Albert Nobbs struggles to survive in late 19th century Ireland, where women aren't encouraged to be independent. Posing as a man, so she can work as a butler in Dublin's most posh hotel, Albert meets a handsome painter and looks to escape the lie she has been living.
After India's father dies, her Uncle Charlie, who she never knew existed, comes to live with her and her unstable mother. She comes to suspect this mysterious, charming man has ulterior motives and becomes increasingly infatuated with him.
Set in the Australian wheat-belt in 1968, SEPTEMBER is a character driven film about two 15 year old boys - one black, one white - whose friendship begins to fall apart under the stress of ... See full summary »
Clarence John Ryan,
Annabel is a terminally ill cancer patient and is quietly awaiting her death spending her time studying nature. Enoch is struggling to recover from the death of his parents and spends his time attending funerals with his only friend - a ghost named Hiroshi who was a WWII Japanese kamikaze pilot. Just as Annabel's sister is trying to cope with Annabel's impending death, Annabel and Enoch fall in love. They both finally have a reason to live, but is it too late to have a life together? Written by
The movie's first-time screenwriter Jason Lew and (co-producer) Bryce Dallas Howard attended New York University together and it was there that Lew first wrote the story as a play. Howard, who had acted in plays with Lew, got a peek at the story and encouraged him to write it as a screenplay. See more »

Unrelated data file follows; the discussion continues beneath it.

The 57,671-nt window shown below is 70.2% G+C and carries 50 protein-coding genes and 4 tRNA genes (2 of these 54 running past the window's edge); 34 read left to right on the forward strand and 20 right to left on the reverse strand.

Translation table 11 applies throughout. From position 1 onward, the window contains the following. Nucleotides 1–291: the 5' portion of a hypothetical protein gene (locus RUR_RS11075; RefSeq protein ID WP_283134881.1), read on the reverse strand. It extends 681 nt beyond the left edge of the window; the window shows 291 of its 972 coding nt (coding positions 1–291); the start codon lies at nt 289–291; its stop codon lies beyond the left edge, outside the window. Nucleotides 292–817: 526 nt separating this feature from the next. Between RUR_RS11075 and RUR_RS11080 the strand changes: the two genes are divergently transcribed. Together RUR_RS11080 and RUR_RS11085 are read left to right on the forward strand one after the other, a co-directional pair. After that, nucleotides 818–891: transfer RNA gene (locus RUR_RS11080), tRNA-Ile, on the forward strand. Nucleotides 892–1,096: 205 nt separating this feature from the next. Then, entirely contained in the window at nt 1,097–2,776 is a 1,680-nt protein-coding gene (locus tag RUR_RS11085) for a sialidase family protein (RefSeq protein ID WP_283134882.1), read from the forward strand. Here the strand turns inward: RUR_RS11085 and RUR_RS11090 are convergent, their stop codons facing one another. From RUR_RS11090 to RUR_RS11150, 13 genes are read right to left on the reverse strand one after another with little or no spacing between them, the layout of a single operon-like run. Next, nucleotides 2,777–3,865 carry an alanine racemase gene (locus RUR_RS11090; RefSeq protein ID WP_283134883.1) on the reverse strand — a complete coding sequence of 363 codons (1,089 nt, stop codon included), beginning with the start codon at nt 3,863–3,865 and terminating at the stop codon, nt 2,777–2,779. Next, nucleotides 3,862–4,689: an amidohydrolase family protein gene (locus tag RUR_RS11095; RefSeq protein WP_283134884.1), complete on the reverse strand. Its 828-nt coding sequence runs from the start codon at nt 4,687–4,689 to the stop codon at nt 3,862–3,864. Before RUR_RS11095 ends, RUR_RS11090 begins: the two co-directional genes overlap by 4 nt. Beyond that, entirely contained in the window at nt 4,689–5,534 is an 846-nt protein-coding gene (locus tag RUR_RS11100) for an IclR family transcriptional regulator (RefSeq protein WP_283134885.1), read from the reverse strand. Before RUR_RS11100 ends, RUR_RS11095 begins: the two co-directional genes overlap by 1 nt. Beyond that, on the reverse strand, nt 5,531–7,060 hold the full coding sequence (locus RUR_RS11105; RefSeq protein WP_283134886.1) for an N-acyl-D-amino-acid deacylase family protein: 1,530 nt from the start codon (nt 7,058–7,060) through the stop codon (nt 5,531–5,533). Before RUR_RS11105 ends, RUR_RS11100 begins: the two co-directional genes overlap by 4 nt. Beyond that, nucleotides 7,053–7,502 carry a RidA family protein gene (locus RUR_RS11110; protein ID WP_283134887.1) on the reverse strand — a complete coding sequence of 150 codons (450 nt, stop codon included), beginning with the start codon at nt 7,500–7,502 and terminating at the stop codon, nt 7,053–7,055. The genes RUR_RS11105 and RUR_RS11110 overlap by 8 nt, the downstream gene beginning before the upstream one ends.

Restless tells the story of two controversial -but somehow the same- teenage characters and their perspectives of dealing with death. Enoch (Henry Hopper) has dropped out school and tries to cope and face his fears by attending funerals. That's how he meets Annabel (Mia Wasikowska), a girl with a terminal disease and a love for life and nature. There's also the ghost of a Japanese kamikaze Hiroshi (Ryo Kase), from WWII and it seems that he is a story inside the story of this film. Sometimes you may think that his part is unnecessary in the plot, although, in the end it turns out that he wasn't so much irrelevant after all.
The film is not as morbid as you might think. There won't be any moment where your heart will feel heavy. Every scene is a walk-through towards realization and the art of getting familiar with the absolute fact such as death and the importance of love and the "now" moment.
The photography is soft and atmospheric and so is the music. Keep in mind that the director (Gus Van Sant) is the one who also directed Good Will Hunting, a brilliant movie. I first saw Mia Wasikowska in Alice in Wonderland, then in Jane Eyre and i believe she's one of the many talented young actresses that'll stand out in the industry. Henry Hopper on the other hand is the son of the late -and great- Dennis Hopper. His filmography is still in its early stages but he seems very promising.
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